Leading article: Britain's economy does not need an expanded Heathrow

The example of our European neighbours shows there is another way

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No one was more pleased by the Government's confirmation yesterday that it will give the go-ahead for a third Heathrow runway than the business lobby. According to the CBI's director general, Richard Lambert, expanding Heathrow's capacity "makes real sense". Jo Valentine, the head of London First, said the decision would help London "fight for global business in a post-recession world".

In fact, the argument that the British economy will benefit from a third runway for Heathrow has always been – and remains – unconvincing. Bolstering the airport's status as a plane-changing "hub" would certainlybenefit Heathrow's owners, but it is hard to see how it would provide a significant boost to the national economy.

It is claimed that a larger Heathrow is necessary for Britain's international competitiveness. But much of the projected increase in passenger numbers through the airport would result from a rise in tourist, not business, travel. Furthermore, many of the extra flights are projected to be domestic. There is a larger context here too that cannot be neglected. As Nicholas Stern made clear in his pioneering climate change report in 2006, the global economy will suffer unless concerted action is taken by international governments to curb emissions. For all the environmental conditions outlined by the Transport Secretary Geoff Hoon yesterday, expanding Heathrow would be a big step in the opposite direction.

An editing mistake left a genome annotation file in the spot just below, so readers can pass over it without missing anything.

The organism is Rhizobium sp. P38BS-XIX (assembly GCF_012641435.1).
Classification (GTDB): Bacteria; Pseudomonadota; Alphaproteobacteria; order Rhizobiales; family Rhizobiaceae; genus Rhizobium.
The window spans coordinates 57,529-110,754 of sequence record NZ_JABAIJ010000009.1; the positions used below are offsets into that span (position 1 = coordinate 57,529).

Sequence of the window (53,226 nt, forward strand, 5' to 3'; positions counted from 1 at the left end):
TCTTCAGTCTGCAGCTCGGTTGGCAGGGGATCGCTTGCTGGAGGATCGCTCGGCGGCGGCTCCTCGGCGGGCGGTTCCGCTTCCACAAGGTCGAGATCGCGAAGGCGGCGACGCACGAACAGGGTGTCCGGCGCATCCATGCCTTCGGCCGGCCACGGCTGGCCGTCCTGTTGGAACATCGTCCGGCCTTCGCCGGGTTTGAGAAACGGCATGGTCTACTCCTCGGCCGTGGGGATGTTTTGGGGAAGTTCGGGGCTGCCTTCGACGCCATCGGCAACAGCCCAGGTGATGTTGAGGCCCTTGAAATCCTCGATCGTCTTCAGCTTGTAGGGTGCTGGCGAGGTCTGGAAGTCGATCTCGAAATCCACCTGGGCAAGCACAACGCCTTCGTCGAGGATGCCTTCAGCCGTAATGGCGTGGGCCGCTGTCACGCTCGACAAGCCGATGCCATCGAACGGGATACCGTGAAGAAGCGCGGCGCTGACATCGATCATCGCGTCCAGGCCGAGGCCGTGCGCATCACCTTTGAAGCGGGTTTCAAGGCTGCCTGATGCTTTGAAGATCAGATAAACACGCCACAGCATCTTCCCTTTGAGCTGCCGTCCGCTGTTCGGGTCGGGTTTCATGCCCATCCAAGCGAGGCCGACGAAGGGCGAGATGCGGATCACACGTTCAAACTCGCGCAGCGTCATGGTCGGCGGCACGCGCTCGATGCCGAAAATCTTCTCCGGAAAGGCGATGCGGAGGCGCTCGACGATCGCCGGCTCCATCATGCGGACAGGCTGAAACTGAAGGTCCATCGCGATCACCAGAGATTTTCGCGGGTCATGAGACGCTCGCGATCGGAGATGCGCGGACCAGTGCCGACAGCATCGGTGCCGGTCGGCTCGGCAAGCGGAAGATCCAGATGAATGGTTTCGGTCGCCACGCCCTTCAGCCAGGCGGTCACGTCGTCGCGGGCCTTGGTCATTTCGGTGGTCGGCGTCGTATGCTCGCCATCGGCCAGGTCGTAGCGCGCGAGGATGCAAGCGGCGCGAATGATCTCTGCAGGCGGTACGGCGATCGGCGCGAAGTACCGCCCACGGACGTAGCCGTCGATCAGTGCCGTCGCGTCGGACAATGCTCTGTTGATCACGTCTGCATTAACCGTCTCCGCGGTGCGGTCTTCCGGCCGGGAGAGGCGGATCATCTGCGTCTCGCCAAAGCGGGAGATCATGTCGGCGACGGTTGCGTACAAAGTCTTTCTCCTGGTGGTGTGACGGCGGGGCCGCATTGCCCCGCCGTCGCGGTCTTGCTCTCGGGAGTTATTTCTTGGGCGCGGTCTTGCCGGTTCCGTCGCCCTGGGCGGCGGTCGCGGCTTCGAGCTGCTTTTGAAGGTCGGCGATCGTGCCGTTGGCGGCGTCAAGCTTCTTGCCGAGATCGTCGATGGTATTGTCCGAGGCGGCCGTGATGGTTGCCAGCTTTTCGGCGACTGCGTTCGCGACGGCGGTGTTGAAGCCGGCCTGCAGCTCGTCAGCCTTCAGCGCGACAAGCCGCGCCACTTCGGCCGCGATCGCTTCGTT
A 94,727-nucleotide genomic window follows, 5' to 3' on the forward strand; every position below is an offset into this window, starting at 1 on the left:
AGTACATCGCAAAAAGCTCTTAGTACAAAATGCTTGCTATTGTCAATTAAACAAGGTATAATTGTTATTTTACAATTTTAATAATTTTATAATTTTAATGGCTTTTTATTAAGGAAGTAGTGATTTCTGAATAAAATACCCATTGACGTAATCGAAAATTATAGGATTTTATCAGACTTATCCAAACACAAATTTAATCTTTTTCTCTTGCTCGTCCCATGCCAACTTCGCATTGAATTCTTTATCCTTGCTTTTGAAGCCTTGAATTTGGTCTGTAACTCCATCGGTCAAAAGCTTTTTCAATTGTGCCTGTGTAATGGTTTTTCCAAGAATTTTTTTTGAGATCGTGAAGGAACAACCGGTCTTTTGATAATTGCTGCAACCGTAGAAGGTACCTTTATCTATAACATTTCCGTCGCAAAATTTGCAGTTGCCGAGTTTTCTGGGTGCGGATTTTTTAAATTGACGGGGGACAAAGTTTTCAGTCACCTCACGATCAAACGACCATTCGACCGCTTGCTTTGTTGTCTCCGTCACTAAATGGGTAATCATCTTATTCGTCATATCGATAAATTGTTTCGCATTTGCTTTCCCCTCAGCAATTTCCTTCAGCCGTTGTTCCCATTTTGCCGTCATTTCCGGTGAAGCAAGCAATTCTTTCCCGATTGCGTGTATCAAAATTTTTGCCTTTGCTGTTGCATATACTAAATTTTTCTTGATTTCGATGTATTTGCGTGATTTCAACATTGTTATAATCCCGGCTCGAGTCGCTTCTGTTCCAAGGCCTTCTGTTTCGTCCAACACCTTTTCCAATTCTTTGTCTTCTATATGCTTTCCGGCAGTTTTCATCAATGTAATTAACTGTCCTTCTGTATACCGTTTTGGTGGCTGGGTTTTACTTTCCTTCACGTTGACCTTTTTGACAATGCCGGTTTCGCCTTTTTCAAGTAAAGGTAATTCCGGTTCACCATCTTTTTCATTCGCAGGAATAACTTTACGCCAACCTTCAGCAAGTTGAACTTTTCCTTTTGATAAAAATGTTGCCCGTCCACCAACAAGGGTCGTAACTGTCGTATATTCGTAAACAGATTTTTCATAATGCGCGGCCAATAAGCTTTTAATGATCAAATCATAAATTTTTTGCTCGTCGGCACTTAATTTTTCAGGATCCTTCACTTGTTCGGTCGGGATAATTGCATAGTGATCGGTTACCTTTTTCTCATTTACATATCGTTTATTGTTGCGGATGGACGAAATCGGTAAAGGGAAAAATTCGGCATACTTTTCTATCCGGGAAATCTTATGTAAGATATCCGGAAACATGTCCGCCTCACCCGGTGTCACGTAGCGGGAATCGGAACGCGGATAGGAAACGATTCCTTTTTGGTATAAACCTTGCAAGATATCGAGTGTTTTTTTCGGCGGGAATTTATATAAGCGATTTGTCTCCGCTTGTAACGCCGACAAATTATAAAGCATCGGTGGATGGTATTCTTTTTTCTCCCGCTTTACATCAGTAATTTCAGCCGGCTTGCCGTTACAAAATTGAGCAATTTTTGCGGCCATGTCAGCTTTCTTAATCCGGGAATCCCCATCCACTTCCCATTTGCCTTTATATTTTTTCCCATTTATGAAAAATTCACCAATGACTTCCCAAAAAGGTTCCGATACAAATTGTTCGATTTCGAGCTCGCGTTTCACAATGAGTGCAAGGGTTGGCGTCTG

And yet there is one argument put forward by the business lobby that has a ghost of truth in it: Britain's existing transport infrastructure is in urgent need of modernisation. Our domestic transport infrastructure is a disgrace compared with that of many of our European peers. Travelling by rail and road in France, Spain, Germany and Switzerland is a vastly more pleasant and efficient experience than it is here in Britain. Across Europe, the trains tend to be less crowded, more reliable and quicker. Road tolls in several countries help to keep congestion down. And the whole system is impressively integrated too.

Those efficiencies have kept demand for air travel down. As one small example, there is very little air traffic between Paris and Brussels because the train is so reliable and efficient.

We should, of course, be realistic. Britain will always need air links. But there is no reason why Britain cannot rely on the present airport capacity and attempt to soak up greater travel demand by developing other transport solutions. New high-speed rail lines, for instance, would plug British cities into the continental network, reducing the need for new air routes.

The Government seems to accept that there is at least a connection. Mr Hoon yesterday floated the idea of building a new high-speed rail link between Heathrow and St Pancras station in London. But this indicates distorted priorities. The development of high-speed rail should not be thrown in as a concession to opponents of a Heathrow's expansion, but pursued as a desirable objective in its own right. Indeed, any government with the courage of its environmental convictions would be preparing such projects anyway, because rail is the least carbon-intensive form of public transport.

Transport is the lifeblood of trade and business. But the Government, by assuming that air travel is the only route to growth, has hindered, not served, the national interest.

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